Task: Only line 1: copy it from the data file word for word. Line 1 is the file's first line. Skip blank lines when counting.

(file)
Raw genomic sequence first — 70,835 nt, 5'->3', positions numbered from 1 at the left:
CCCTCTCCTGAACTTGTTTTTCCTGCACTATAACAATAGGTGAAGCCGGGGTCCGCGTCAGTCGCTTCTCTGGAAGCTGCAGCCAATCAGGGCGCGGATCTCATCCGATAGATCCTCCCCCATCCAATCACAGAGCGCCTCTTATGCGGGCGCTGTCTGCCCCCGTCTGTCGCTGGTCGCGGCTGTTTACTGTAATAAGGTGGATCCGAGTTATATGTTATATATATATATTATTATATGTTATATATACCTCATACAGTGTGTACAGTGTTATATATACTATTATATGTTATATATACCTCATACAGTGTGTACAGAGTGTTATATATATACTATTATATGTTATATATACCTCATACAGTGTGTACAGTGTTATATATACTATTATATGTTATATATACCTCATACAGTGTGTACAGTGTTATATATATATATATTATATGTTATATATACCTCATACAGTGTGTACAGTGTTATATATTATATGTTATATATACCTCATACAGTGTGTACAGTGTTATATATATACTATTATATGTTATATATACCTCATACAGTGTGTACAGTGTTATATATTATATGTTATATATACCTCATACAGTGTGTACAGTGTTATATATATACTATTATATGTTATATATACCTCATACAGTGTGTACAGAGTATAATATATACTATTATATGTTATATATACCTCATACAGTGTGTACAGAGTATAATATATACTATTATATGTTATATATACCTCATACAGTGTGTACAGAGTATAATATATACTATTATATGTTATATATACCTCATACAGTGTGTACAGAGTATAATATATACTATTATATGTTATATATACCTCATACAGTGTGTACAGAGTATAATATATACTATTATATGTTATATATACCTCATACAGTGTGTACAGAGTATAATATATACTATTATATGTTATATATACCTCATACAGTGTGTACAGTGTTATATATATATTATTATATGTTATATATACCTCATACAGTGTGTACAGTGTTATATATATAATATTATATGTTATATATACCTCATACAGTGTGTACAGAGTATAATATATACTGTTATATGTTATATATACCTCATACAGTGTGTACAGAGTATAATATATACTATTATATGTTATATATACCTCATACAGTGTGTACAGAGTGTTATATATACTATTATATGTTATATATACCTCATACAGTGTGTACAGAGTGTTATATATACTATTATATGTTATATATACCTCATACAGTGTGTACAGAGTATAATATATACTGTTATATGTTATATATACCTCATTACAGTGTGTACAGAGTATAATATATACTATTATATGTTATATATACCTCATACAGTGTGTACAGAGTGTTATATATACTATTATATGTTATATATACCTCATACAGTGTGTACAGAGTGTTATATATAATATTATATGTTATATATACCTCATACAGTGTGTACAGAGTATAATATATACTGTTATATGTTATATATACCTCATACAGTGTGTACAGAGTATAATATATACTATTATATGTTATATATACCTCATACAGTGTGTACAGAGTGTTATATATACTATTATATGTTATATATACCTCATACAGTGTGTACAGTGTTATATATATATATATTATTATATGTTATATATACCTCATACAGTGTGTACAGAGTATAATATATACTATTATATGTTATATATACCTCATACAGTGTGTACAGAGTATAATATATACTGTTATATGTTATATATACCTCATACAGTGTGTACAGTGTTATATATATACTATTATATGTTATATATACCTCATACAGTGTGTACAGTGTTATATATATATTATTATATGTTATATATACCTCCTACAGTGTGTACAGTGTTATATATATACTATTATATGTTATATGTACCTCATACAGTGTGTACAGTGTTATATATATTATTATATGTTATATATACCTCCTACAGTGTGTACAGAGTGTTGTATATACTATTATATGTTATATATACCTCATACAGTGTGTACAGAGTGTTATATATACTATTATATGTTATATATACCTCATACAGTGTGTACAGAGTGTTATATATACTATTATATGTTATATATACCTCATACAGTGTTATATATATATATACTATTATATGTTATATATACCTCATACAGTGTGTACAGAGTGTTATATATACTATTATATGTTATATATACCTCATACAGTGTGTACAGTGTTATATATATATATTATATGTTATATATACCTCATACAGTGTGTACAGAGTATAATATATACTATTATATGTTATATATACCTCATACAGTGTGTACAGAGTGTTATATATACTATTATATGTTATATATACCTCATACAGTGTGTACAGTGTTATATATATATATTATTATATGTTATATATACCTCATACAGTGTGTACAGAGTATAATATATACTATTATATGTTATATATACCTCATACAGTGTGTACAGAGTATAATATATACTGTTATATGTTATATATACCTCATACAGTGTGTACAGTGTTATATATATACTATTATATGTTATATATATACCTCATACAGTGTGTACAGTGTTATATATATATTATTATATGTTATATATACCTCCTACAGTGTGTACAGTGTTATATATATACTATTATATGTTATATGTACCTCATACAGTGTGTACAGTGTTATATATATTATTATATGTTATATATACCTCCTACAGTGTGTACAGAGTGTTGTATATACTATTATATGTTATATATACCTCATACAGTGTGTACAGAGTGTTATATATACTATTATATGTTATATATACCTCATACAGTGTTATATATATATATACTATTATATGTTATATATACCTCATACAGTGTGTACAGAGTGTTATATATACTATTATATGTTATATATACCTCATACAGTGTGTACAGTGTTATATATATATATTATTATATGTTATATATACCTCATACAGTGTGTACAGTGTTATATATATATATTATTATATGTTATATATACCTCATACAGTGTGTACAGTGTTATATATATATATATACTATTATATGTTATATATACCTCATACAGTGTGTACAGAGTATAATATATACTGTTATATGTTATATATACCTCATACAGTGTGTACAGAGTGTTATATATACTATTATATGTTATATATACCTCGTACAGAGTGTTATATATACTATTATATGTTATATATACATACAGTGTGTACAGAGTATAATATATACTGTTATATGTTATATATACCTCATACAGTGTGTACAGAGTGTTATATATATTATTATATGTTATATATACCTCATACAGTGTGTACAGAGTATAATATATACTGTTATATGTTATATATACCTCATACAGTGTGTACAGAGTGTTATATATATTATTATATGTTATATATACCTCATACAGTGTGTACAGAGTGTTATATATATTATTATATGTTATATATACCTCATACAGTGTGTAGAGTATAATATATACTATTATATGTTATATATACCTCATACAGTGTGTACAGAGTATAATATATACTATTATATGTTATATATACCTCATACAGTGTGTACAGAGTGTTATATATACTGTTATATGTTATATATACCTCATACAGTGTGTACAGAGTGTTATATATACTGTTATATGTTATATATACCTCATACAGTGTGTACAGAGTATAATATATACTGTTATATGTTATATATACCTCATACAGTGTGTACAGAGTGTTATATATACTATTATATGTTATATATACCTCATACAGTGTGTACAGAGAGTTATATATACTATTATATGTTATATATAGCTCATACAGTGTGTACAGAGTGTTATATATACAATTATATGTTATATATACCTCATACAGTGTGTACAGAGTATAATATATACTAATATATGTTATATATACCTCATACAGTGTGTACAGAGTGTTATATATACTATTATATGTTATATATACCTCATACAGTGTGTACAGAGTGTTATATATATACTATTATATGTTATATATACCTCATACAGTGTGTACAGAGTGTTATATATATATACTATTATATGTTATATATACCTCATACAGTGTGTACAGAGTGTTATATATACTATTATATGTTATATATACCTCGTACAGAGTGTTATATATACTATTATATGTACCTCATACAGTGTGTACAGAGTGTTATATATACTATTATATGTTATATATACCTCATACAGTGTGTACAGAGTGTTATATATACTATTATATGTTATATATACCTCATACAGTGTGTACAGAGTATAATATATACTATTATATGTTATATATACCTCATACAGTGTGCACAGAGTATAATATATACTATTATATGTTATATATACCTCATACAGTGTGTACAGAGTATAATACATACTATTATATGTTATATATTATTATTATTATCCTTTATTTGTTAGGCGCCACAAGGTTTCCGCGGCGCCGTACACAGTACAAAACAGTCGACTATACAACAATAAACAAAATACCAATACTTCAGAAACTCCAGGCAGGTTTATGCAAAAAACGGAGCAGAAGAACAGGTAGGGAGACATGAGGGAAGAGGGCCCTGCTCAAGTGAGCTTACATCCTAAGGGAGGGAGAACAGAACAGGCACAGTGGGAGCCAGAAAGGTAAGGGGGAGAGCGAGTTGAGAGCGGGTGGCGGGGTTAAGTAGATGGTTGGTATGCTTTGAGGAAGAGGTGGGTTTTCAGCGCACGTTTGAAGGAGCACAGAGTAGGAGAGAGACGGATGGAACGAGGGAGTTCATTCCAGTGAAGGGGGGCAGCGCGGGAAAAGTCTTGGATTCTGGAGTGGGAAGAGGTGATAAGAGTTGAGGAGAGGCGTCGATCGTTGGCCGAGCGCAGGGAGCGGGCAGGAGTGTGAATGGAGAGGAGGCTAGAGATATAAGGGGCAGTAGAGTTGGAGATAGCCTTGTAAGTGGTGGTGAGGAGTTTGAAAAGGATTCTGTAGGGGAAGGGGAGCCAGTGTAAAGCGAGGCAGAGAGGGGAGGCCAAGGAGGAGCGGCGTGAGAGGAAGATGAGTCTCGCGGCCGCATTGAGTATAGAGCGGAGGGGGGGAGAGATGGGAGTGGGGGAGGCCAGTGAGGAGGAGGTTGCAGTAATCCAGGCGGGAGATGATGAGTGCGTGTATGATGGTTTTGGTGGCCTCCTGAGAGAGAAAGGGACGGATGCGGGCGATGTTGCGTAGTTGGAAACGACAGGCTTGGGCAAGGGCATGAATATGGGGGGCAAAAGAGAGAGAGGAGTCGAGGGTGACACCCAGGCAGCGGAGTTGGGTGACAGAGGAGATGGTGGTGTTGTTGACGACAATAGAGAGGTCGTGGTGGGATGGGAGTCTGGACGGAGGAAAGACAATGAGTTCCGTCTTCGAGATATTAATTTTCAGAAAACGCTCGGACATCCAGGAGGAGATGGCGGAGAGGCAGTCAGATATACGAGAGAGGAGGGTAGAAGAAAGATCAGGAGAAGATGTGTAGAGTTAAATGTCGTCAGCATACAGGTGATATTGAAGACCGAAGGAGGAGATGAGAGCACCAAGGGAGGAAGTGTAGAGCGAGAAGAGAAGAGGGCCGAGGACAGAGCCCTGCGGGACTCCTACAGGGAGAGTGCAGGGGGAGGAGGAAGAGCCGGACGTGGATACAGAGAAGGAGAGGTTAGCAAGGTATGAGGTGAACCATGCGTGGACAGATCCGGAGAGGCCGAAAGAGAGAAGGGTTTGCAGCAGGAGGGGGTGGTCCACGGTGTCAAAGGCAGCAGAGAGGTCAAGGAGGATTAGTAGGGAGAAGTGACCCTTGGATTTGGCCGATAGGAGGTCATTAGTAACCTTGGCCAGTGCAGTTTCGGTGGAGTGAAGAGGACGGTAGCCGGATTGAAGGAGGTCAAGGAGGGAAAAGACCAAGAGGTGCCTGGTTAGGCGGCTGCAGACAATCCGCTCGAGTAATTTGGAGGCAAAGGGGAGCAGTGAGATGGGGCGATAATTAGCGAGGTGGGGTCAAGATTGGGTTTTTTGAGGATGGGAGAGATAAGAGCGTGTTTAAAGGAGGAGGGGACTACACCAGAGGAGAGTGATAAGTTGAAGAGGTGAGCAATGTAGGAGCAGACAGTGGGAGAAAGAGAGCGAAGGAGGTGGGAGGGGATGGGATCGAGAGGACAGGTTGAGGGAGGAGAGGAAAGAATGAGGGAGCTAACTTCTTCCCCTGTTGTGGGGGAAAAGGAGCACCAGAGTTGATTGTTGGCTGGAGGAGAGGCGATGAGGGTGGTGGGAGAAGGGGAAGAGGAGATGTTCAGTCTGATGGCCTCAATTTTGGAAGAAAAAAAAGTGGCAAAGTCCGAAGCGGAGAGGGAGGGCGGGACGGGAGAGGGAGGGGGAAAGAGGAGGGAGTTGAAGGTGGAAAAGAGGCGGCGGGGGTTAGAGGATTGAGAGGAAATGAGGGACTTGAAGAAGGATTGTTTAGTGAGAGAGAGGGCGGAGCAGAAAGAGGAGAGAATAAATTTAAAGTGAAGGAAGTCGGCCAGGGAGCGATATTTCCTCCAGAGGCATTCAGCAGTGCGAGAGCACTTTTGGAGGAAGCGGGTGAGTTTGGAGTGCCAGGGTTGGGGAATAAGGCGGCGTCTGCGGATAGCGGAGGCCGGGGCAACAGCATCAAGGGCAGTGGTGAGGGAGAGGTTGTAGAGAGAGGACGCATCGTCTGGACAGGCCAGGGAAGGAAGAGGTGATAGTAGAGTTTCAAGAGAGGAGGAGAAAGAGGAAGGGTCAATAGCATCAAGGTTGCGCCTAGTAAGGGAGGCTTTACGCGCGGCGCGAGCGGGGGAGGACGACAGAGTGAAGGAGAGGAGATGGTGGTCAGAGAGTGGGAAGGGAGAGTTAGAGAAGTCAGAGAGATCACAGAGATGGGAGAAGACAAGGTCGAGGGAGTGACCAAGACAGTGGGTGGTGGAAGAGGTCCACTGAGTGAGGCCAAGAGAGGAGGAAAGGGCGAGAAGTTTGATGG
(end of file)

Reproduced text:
Raw genomic sequence first — 70,835 nt, 5'->3', positions numbered from 1 at the left: